Brookshire nonprofit standing strong

Joselyn Hofer | Times Editorial Intern
Posted 7/9/20

In Brookshire, just off of Velasco Road, lies the Hangar Unity Center – a small, faith-based nonprofit run by Ryan Orbin.

The nonprofit works to reach everyone in the community by providing …

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Brookshire nonprofit standing strong

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In Brookshire, just off of Velasco Road, lies the Hangar Unity Center – a small, faith-based nonprofit run by Ryan Orbin.

The nonprofit works to reach everyone in the community by providing the residents of Brookshire free services ranging from a ladies’ fitness night to one-on-one youth mentorship. Although the Hangar has been standing strong for close to three years, the idea stemmed from the work of Christian rap artist Bobby Herring, or as he’s better known, Tre9, said Orbin.

“Basically, we’re part of a larger nonprofit called Eyes on Me. Eyes on Me was started in 2011 by a guy named Bobby Herring. He traveled around, did shows, invited people into a relationship with God (and) God really just convicted him... and so he started the nonprofit,” Orbin said.

Thus began the nonprofit Eyes on Me, as well as an outreach event called Hip Hop Hope. The nonprofit only grew from there with a more specified effort directed towards youths with after school programs and mentorship. The Hangar really didn’t emerge until the arrival of Orbin after an eight-month stay in rehab.

“I grew up on the southwest side of Houston, and long story short, I became addicted to drugs for 17 years. I couldn’t be at peace with myself. (It was) just 17 years of hell,” Orbin said.

It wasn’t until he hit rock bottom that Orbin decided to turn his life around and attend rehab at the Manna House in Brookshire. He was there for eight months, he said, where he began to heal from some of his biggest emotional wounds. When Orbin left, he came out a new person. That was when he met Tre9 and began the journey of creating the Hangar.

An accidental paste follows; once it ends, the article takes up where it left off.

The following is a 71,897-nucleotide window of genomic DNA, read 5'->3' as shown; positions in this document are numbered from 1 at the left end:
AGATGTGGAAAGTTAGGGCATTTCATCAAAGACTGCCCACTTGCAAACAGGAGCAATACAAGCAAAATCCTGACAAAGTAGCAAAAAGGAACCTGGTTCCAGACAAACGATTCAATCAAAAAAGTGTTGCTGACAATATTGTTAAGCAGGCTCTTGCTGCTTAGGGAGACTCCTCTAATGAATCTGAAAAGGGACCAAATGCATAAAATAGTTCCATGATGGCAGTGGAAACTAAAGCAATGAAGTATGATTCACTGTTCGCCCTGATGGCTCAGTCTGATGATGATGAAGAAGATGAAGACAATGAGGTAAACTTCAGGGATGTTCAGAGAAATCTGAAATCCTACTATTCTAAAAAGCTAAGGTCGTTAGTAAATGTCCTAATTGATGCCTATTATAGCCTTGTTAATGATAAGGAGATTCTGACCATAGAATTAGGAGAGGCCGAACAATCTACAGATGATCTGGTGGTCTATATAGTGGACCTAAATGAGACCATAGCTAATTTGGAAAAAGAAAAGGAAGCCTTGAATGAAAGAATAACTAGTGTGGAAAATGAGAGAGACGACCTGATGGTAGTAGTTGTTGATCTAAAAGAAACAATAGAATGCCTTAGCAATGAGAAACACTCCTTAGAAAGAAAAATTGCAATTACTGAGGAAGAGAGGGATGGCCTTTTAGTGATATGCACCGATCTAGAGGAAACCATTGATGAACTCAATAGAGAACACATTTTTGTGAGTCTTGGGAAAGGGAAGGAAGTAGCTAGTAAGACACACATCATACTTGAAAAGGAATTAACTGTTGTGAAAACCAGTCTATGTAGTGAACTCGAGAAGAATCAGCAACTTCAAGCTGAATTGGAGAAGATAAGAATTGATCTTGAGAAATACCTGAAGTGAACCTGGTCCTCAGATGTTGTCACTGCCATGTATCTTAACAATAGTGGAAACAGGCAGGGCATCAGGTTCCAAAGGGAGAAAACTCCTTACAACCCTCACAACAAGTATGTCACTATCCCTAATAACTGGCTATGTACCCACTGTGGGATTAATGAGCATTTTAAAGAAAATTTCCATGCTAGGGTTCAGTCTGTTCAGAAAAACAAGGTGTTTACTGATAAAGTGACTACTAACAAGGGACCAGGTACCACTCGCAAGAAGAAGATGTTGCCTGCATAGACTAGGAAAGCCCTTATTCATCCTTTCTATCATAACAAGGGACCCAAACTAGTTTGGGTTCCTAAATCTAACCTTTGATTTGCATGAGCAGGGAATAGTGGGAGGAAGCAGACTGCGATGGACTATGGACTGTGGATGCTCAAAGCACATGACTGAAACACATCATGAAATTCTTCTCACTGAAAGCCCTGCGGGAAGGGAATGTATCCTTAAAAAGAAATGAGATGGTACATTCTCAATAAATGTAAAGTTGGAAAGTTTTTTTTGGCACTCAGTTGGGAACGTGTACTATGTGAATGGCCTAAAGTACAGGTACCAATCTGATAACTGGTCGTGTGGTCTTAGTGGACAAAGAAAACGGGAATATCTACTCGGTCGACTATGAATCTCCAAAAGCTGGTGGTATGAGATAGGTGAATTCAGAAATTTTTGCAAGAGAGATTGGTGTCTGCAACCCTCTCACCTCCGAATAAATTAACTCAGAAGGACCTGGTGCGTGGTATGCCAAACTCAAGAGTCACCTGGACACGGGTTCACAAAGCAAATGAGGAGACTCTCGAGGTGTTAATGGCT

“I met Tre … and I started showing up every Thursday night for Hip Hop Hope. After a couple weeks Tre just got to know me a little bit. He said, ‘You know what, Ryan? I really wanna see Hip Hop Hope start in other communities. We’ve been praying that God would send somebody to be a missionary to this community and help catalyze the movement’ and he was like, ‘I think you’re him.’ And I said, ‘Yep. I think I am,’” Orbin said.

From there, Eyes on Me expanded, and eventually led them to the Hangar’s current location in August of 2017. The area had been an old school so most of the buildings required remodeling. Unfortunately, with the arrival of Hurricane Harvey, things were put on hold but it didn’t take long before remodeling resumed.

“We started remodeling about November of 2017 and then it (was) Hip Hop Hope on Thursday nights and from there since then we’ve built a whole slate of programming,” Orbin said.

Of course, with COVID-19 restrictions, the Hangar has had to make some adjustments, but on a regular week they have a variety of programming, open for everyone. That includes a mentorship program, a teen mom support group, a free medical clinic, soccer training, fitness nights, and a church gathering every Sunday.

Due to COVID-19, the Hangar has been closed but is still serving the community through food drives and live videos on social media, Orbin said. Orbin himself has even visited some of the kids the Hangar has mentored, offering snacks and toys.

“My wife and I – since we’re here in this community – we’re walking the neighborhoods in the evening, we’re checking on our kids in the apartments, we’re getting stuff for them. We’ve (also)

been doing a lot of online stuff through the Eyes On Me Facebook page to help bring messages of hope,” Orbin said.

Orbin hopes to re-open sometime in the fall with even more programs, but, until then he is still finding new ways to give support and accomplish the Hangar’s mission.

“I want to see every person walk in the fullness of what God has for them,” he said. “If we’re going to walk in that fullness … we have to allow him to heal. We have to be willing to be transparent with him and allow him to heal our hearts... And so that’s ultimately what I want to see; these people walking in complete and total freedom and their God-given destiny.”

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